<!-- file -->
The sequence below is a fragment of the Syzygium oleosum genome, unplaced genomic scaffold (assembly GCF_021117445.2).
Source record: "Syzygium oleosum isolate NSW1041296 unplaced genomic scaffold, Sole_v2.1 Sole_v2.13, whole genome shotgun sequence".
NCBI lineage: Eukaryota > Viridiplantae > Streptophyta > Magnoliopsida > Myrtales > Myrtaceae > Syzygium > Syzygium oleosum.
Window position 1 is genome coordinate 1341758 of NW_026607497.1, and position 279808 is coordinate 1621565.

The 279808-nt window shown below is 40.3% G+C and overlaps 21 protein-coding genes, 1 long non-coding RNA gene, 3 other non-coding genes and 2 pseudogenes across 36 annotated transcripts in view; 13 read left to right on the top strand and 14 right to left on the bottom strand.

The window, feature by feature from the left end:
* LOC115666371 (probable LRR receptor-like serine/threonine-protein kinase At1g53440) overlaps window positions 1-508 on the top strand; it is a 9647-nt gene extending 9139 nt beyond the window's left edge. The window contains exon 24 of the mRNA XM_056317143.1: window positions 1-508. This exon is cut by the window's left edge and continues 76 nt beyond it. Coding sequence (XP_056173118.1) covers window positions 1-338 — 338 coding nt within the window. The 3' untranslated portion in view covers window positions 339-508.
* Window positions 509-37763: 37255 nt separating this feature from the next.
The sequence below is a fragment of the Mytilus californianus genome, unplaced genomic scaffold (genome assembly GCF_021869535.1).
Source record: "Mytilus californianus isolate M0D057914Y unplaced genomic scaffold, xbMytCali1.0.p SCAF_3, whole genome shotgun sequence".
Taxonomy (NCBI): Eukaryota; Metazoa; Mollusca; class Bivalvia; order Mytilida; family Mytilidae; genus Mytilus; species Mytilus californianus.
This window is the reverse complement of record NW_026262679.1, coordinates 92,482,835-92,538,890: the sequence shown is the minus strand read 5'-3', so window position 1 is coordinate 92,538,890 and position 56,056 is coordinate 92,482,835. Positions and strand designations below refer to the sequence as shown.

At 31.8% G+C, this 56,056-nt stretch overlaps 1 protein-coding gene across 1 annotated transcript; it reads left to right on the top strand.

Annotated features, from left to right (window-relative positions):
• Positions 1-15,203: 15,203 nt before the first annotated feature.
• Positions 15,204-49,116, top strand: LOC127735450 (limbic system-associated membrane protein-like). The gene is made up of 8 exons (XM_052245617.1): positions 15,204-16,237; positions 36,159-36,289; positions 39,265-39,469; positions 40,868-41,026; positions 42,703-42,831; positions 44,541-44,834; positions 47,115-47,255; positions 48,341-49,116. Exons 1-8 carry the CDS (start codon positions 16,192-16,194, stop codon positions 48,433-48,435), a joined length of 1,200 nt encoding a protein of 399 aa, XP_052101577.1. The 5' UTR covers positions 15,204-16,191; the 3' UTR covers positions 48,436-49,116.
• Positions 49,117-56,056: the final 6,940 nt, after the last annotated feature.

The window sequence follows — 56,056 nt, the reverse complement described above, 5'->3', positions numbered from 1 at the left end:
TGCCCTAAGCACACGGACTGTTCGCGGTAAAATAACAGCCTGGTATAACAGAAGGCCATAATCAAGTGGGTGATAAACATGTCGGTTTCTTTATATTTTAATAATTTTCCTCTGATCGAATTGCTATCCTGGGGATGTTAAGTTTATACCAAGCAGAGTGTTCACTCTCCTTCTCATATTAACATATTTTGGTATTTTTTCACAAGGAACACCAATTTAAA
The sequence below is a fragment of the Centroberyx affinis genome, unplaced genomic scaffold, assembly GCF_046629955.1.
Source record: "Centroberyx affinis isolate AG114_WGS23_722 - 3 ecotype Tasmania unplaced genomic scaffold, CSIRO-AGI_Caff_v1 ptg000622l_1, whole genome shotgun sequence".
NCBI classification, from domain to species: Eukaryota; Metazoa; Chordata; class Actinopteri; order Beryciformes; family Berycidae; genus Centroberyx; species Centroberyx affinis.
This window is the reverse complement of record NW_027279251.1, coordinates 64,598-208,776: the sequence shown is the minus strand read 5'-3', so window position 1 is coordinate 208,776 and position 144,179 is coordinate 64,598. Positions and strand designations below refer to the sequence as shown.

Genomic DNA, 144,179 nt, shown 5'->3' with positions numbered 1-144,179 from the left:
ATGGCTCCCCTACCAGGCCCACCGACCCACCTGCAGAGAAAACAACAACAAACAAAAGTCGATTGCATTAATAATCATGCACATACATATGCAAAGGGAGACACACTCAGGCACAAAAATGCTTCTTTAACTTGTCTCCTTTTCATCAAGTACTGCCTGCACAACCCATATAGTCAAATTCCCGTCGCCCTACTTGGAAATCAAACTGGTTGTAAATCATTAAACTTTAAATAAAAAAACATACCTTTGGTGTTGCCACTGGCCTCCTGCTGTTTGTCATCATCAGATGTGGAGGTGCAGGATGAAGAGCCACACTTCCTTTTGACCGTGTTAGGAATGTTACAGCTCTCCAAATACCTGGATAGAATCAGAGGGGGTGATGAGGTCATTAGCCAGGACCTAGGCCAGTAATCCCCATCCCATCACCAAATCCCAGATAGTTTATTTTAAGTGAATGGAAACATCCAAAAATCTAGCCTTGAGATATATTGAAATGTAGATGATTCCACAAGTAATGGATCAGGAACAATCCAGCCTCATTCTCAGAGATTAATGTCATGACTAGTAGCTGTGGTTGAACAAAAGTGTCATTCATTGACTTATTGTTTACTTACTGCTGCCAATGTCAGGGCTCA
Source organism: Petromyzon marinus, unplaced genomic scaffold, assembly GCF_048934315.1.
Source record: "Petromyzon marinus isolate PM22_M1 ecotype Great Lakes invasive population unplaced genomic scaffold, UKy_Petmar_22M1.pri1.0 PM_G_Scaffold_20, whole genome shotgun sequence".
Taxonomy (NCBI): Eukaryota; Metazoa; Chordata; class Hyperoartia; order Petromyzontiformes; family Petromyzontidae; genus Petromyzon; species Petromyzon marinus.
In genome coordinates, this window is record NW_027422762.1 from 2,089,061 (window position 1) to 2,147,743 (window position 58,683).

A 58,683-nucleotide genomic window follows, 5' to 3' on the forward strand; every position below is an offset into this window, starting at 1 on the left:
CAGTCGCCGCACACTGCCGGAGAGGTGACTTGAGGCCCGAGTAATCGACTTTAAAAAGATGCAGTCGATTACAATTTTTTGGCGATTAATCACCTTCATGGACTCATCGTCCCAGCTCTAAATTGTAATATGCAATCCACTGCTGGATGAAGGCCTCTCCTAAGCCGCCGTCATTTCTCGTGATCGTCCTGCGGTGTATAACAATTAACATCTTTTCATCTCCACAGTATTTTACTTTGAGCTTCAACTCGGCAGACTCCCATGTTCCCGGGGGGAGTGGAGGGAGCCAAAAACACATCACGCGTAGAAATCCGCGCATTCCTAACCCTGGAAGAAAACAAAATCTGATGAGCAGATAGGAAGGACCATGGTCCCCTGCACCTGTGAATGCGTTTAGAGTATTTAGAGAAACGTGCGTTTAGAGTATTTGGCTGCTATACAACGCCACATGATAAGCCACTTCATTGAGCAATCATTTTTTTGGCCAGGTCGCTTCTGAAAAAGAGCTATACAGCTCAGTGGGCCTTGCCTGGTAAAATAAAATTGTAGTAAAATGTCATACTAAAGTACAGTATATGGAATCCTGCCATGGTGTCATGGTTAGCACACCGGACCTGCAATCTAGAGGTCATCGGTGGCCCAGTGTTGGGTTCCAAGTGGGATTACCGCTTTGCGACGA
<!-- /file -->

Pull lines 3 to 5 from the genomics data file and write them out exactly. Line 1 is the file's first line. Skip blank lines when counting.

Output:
NCBI lineage: Eukaryota > Viridiplantae > Streptophyta > Magnoliopsida > Myrtales > Myrtaceae > Syzygium > Syzygium oleosum.
Window position 1 is genome coordinate 1341758 of NW_026607497.1, and position 279808 is coordinate 1621565.

The 279808-nt window shown below is 40.3% G+C and overlaps 21 protein-coding genes, 1 long non-coding RNA gene, 3 other non-coding genes and 2 pseudogenes across 36 annotated transcripts in view; 13 read left to right on the top strand and 14 right to left on the bottom strand.